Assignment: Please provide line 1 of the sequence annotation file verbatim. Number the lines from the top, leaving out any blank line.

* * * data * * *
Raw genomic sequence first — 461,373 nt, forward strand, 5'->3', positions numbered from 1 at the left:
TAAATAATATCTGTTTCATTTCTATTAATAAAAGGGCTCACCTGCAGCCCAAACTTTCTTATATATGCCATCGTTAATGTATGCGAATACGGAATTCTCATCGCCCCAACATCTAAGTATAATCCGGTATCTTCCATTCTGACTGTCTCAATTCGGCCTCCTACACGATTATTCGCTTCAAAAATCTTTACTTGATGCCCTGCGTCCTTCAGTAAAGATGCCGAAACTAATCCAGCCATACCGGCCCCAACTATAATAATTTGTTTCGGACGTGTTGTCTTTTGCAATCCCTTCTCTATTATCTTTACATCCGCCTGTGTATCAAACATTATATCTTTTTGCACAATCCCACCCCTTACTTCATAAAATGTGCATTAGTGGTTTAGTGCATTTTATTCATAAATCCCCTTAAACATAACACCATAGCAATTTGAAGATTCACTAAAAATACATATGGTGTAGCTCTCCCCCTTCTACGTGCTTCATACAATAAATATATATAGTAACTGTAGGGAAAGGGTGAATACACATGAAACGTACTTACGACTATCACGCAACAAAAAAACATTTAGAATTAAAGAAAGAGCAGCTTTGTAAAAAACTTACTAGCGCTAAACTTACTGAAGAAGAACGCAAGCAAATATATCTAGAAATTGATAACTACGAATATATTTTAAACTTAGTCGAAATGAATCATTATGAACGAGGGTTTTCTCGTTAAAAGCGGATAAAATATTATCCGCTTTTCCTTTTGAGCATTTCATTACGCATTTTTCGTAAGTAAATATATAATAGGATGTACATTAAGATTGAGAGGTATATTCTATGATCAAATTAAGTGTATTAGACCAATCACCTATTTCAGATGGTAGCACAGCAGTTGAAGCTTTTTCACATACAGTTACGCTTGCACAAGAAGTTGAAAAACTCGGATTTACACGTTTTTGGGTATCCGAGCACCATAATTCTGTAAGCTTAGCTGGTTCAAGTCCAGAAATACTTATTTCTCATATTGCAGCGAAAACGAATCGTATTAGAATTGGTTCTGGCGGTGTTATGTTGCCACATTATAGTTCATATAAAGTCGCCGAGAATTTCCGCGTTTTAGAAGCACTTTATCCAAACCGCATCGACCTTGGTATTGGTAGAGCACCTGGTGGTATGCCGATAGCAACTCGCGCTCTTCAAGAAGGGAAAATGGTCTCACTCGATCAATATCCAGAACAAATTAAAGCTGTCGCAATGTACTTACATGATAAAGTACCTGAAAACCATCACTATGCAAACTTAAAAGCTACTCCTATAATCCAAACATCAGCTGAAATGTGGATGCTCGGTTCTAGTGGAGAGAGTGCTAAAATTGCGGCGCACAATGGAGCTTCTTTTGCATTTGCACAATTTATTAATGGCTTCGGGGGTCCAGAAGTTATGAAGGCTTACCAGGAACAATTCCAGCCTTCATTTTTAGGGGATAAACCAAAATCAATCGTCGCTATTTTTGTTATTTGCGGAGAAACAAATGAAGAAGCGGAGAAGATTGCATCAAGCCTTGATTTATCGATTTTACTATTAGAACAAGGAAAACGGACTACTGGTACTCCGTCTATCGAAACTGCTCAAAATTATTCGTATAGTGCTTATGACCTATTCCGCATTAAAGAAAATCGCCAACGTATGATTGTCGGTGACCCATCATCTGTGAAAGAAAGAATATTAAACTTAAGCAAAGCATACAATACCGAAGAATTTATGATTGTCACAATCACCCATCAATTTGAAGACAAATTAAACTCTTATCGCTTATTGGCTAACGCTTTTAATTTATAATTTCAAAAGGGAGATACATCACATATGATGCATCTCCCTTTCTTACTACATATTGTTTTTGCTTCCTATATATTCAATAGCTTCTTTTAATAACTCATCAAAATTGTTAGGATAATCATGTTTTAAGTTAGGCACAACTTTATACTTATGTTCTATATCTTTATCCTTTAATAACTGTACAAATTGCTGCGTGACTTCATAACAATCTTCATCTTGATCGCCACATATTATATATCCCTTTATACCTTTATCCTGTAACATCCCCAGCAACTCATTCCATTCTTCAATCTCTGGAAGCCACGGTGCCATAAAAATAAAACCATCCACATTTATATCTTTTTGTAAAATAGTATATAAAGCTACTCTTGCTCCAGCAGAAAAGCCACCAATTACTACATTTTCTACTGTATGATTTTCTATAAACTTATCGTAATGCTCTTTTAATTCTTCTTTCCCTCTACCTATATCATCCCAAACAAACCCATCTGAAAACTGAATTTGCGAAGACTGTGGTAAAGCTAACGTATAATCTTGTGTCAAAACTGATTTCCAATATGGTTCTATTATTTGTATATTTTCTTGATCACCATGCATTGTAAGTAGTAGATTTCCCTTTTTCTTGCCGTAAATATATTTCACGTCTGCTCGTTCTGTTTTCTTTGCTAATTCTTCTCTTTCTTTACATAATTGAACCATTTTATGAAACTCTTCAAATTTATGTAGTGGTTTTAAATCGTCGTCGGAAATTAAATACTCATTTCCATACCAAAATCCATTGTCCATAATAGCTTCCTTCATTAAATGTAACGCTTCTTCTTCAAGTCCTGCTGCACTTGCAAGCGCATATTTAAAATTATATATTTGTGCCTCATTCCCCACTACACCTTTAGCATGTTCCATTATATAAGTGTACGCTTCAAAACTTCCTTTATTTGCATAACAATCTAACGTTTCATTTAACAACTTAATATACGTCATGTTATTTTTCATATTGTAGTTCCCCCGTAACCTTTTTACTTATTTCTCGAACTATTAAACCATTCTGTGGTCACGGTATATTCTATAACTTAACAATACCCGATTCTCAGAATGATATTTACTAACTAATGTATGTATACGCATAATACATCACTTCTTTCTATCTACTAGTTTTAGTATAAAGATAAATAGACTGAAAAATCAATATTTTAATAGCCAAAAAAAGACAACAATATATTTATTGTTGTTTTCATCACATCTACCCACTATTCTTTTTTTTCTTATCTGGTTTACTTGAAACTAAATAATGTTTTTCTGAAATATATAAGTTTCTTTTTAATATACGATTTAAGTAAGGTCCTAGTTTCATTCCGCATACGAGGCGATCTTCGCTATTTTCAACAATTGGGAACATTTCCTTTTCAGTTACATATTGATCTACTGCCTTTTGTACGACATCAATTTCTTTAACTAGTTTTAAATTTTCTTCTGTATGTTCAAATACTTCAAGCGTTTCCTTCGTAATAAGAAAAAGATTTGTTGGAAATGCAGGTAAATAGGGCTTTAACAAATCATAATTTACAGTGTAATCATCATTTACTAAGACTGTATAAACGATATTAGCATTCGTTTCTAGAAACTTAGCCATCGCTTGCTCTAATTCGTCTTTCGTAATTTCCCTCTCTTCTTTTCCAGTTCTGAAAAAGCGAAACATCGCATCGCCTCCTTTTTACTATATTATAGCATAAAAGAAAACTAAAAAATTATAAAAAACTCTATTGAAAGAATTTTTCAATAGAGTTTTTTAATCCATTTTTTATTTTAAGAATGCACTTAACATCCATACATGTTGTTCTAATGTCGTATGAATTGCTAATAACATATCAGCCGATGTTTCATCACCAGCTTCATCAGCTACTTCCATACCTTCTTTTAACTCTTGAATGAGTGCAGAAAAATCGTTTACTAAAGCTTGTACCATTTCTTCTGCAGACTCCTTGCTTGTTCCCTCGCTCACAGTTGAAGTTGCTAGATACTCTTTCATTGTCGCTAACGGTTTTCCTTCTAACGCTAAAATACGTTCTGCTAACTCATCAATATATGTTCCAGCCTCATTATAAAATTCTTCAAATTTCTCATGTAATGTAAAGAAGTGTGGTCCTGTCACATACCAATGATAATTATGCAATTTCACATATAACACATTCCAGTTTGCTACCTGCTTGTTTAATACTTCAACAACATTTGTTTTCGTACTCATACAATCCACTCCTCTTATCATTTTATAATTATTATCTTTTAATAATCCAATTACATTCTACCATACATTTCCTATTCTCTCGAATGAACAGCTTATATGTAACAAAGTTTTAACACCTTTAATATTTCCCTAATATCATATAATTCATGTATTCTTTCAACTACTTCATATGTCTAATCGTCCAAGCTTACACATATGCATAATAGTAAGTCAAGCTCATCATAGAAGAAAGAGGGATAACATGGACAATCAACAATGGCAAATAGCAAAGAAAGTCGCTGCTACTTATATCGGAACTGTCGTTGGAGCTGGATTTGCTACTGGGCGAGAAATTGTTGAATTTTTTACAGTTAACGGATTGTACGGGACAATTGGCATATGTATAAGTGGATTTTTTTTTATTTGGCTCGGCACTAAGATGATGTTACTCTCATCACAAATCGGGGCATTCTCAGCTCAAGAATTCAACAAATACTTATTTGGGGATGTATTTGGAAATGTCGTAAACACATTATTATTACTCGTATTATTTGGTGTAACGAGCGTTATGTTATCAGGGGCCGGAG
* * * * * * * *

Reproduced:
Raw genomic sequence first — 461,373 nt, forward strand, 5'->3', positions numbered from 1 at the left: